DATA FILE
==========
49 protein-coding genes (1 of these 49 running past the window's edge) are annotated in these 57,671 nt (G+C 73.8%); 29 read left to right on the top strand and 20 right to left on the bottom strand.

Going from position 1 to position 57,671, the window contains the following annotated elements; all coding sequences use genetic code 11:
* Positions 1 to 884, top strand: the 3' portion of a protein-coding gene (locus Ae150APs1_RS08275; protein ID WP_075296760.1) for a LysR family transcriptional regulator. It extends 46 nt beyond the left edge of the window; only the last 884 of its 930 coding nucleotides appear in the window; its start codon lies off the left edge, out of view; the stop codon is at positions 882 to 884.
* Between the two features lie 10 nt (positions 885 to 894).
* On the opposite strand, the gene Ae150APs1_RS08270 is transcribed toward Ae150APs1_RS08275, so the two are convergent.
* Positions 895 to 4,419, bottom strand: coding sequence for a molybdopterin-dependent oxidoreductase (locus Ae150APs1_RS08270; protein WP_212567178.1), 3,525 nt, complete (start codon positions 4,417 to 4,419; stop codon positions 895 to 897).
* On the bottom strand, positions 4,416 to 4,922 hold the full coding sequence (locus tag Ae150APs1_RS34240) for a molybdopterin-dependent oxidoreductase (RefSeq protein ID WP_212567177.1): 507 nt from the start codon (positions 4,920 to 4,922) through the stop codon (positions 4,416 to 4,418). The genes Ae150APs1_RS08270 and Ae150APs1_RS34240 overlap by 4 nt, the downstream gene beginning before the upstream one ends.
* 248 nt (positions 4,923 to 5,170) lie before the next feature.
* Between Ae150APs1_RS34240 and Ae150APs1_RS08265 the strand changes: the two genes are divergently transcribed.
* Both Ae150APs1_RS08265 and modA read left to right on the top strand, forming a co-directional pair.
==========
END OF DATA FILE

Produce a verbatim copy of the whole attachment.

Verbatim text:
49 protein-coding genes (1 of these 49 running past the window's edge) are annotated in these 57,671 nt (G+C 73.8%); 29 read left to right on the top strand and 20 right to left on the bottom strand.

Going from position 1 to position 57,671, the window contains the following annotated elements; all coding sequences use genetic code 11:
* Positions 1 to 884, top strand: the 3' portion of a protein-coding gene (locus Ae150APs1_RS08275; protein ID WP_075296760.1) for a LysR family transcriptional regulator. It extends 46 nt beyond the left edge of the window; only the last 884 of its 930 coding nucleotides appear in the window; its start codon lies off the left edge, out of view; the stop codon is at positions 882 to 884.
* Between the two features lie 10 nt (positions 885 to 894).
* On the opposite strand, the gene Ae150APs1_RS08270 is transcribed toward Ae150APs1_RS08275, so the two are convergent.
* Positions 895 to 4,419, bottom strand: coding sequence for a molybdopterin-dependent oxidoreductase (locus Ae150APs1_RS08270; protein WP_212567178.1), 3,525 nt, complete (start codon positions 4,417 to 4,419; stop codon positions 895 to 897).
* On the bottom strand, positions 4,416 to 4,922 hold the full coding sequence (locus tag Ae150APs1_RS34240) for a molybdopterin-dependent oxidoreductase (RefSeq protein ID WP_212567177.1): 507 nt from the start codon (positions 4,920 to 4,922) through the stop codon (positions 4,416 to 4,418). The genes Ae150APs1_RS08270 and Ae150APs1_RS34240 overlap by 4 nt, the downstream gene beginning before the upstream one ends.
* 248 nt (positions 4,923 to 5,170) lie before the next feature.
* Between Ae150APs1_RS34240 and Ae150APs1_RS08265 the strand changes: the two genes are divergently transcribed.
* Both Ae150APs1_RS08265 and modA read left to right on the top strand, forming a co-directional pair.